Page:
When my international flight landed in Delhi it was inevitably raining and I had to splash my way through a series of puddles and potholes to reach Terminal 2 and check-in for the next fight to Visakhapatnam. Once the flight was called from Gate 29 a bus was required to ferry us across another series of deep potholes before we were able to climb aboard the relatively small Indigo aircraft. I’d read in the Times of India an article by Aasish Nehra claiming Bumrah’s stress fracture to his lower back had nothing to do with his unorthodox bowling action. There won’t be too many pundits who agree with that but perhaps he’d had one too many Indigo flights leaving from Gate 29. I had to admire the staff working for the airline for their determination to get more rupees out of me. I had the foresight to purchase an additional 5 Kg baggage allowance when buying the ticket. When I checked the bag in at the Etihad desk in London it weighed 17.4 Kg. By the time it reached the scales at Indigo it had put on another 2.4 Kg and now registered 19.8 Kg. Normally I’d be worried about shampoo and other things that can spill being stolen from the unlocked part of my bag to potentially make it lighter. I couldn’t see the staff in Abu Dhabi adding a few extra bricks for a laugh and could only conclude that the scales were deliberately set in a very creative manner at the Indigo counter in Delhi’s Domestic Airport.
Nagraj Gollapudi, The News Editor, ESPNcricinfo, 13 August 2019, where the title runs “Why the CAC chose to stick with Ravi Shastri”
After interviewing five candidates on Friday and rating them on five different parameters – coaching philosophy, experience, achievements, communication, and knowledge of modern coaching tools – the BCCI’s Cricket Advisory Committee (CAC) chose to continue with Ravi Shastri as India head coach. Mike Hesson and Tom Moody finished second and third based on these ratings, CAC head Kapil Dev said. Here is a break-down of the process that led to Shastri’s reinstatement.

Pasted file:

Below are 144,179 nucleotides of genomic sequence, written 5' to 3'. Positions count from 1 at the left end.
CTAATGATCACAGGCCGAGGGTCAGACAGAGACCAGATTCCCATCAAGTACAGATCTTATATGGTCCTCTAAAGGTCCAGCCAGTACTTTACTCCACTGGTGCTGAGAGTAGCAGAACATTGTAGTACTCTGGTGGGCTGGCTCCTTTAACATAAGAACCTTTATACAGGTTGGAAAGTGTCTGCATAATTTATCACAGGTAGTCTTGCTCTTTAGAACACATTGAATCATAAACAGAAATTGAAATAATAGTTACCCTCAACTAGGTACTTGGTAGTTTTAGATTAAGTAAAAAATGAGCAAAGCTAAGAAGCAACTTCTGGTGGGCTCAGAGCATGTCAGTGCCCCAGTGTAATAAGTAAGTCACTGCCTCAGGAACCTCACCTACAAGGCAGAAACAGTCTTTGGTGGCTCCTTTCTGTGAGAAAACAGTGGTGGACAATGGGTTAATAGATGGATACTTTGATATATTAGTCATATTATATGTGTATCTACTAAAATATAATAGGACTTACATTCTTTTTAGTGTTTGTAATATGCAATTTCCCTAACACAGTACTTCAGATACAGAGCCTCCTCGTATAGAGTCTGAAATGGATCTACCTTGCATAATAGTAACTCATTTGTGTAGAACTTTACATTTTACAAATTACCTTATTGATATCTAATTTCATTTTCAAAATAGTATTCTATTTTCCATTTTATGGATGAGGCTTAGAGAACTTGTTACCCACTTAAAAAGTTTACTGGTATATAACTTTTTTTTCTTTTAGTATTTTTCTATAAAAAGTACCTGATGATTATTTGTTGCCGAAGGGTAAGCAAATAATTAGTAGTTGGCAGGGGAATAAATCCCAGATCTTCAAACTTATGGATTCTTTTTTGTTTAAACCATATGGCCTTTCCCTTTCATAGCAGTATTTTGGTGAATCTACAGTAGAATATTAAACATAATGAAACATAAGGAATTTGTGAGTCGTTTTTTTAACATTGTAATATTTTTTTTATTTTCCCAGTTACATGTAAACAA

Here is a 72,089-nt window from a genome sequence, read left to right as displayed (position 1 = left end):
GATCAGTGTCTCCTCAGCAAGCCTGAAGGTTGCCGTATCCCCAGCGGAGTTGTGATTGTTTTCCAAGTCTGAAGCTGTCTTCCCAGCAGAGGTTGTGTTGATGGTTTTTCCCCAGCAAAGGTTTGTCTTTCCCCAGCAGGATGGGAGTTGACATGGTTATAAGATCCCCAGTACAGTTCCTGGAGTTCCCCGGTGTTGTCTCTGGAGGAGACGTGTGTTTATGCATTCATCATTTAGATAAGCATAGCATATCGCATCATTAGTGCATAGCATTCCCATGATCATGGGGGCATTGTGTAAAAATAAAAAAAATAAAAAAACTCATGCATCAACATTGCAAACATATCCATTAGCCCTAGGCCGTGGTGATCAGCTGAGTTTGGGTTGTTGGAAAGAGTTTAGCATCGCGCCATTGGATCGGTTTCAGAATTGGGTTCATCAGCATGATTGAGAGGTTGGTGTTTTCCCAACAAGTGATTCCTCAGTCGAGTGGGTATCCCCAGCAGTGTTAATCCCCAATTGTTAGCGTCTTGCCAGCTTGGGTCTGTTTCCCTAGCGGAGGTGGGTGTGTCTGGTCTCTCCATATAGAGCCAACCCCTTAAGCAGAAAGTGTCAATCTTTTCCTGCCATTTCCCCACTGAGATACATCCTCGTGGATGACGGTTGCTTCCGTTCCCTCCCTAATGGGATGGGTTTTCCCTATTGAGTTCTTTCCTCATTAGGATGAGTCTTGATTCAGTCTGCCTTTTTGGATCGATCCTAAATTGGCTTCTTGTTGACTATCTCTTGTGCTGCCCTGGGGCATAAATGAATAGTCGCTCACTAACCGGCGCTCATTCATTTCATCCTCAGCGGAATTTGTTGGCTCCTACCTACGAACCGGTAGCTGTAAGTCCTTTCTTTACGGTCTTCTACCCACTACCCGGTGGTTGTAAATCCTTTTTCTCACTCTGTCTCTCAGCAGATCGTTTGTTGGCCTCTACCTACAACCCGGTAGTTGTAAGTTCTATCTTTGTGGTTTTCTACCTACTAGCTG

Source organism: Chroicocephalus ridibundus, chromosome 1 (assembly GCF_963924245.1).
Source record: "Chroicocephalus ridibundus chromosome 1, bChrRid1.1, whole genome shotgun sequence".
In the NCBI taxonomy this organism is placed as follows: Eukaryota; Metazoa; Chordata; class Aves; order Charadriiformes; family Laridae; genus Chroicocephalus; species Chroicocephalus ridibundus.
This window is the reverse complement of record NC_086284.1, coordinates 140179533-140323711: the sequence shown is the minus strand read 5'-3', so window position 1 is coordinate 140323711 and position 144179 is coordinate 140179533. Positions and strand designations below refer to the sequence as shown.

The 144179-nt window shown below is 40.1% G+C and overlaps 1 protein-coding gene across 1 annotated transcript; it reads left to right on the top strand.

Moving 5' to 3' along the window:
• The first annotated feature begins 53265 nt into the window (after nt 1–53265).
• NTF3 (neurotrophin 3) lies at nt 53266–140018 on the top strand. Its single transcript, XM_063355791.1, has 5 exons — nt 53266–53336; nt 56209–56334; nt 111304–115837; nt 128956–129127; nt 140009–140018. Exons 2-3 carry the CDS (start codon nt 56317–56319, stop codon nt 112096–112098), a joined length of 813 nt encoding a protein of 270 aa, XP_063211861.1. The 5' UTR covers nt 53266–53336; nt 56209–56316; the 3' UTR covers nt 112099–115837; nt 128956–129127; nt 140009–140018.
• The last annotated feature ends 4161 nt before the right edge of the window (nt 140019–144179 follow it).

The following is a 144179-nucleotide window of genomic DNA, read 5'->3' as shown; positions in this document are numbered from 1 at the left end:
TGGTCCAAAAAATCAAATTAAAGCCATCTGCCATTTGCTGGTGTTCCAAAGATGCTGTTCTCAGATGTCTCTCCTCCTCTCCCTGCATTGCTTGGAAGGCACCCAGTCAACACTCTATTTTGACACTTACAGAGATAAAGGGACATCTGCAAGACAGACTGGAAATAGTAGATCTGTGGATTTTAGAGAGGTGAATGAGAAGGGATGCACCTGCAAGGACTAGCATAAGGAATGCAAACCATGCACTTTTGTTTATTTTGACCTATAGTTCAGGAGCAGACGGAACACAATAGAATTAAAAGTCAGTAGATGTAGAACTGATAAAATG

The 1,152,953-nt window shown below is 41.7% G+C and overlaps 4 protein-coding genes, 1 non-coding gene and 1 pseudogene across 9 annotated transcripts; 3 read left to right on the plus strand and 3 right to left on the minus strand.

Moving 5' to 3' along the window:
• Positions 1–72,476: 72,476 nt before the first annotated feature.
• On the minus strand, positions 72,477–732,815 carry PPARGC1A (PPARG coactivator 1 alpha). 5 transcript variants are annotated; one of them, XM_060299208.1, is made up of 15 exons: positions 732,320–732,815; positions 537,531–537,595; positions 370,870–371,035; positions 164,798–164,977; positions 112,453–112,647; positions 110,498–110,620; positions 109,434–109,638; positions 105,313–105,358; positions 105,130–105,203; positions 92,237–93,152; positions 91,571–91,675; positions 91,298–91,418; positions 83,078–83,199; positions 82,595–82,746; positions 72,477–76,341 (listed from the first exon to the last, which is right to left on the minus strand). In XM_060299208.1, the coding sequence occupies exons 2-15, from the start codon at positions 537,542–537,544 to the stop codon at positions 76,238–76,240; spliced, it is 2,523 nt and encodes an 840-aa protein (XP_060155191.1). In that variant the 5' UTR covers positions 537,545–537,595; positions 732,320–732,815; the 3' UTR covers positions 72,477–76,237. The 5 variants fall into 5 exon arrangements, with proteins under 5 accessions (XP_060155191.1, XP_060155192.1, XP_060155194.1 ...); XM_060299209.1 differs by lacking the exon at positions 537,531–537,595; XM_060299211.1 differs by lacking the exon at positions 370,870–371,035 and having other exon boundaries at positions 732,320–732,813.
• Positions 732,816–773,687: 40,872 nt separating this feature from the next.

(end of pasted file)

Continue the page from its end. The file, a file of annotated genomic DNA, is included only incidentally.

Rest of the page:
Item in Outlook India,May 2019 with this title “Howzzat! Clive Lloyd’s West Indies Vanquished! Thr Fascinating Story of India’s First Limited Overs victory”
March 29, 1983 is a milestone in Indian cricket. India defeated the mighty West Indies by 27 runs in the second outing of a three-match series to register their maiden victory in the limited-overs format. This fantastic win helped India believe that it could play this format. Effectively, Kapil’s Devils went on to win the Prudential Cricket World Cup in 1983 at Lord’s. Veteran journalist ASHISH RAY remembers this epic win in his book “Cricket World Cup: The Indian Challenge”.
Kapil’s Devils beat heavy favourites West Indies in the final of Prudential Cricket World Cup in 1983 at Lord’s to effectively change the history of the sport ….File Photo
One-day cricket was introduced domestically in England in 1963 to arrest falling gate receipts. In 1975 this format evolved into the inaugural World Cup. But the BCCI was indifferent to limited overs cricket and public interest in India in the shorter version of the game was also lukewarm. More crucially, Indian cricketers experienced very few one-day internationals and were not inclined towards these either. Indeed, they performed disastrously in the first two World Cups. So, what triggered the dramatic transformation in ability and mindset in the third World Cup in 1983? Here’s the intriguing, little known story in CRICKET WORLD CUP: THE INDIAN CHALLENGE, an eye-witness history of the tournament from an Indian perspective by ASHIS RAY, the world’s senior-most still active cricket broadcaster, just published by BLOOMSBURY.(Complete Cricket World Cup 2019 coverage)
Sharda Ugra,in ESPNcricinfo, with inputs from Andrew Fidel Fernando, in article entitled “Mali & Boom, a match made in bowling heaven”
Mali and Boom look like they have emerged from different sporting planets. Mali is chunky, lumbering and slowing down at 35. Boom posts Twitter pictures of his six-pack and, at 25, is a rocket heading into cricket’s stardom stratosphere. Mali has been there and done that, an adoring dad of two, who assiduously ensures that his curls are always gold-tinted. Boom, a bachelor of close crop, neat beard and zero visible tattoos, has said in public that he would rather go bald than do that.
Malinga and Bumrah, united by their distinctive unorthodoxy BCCI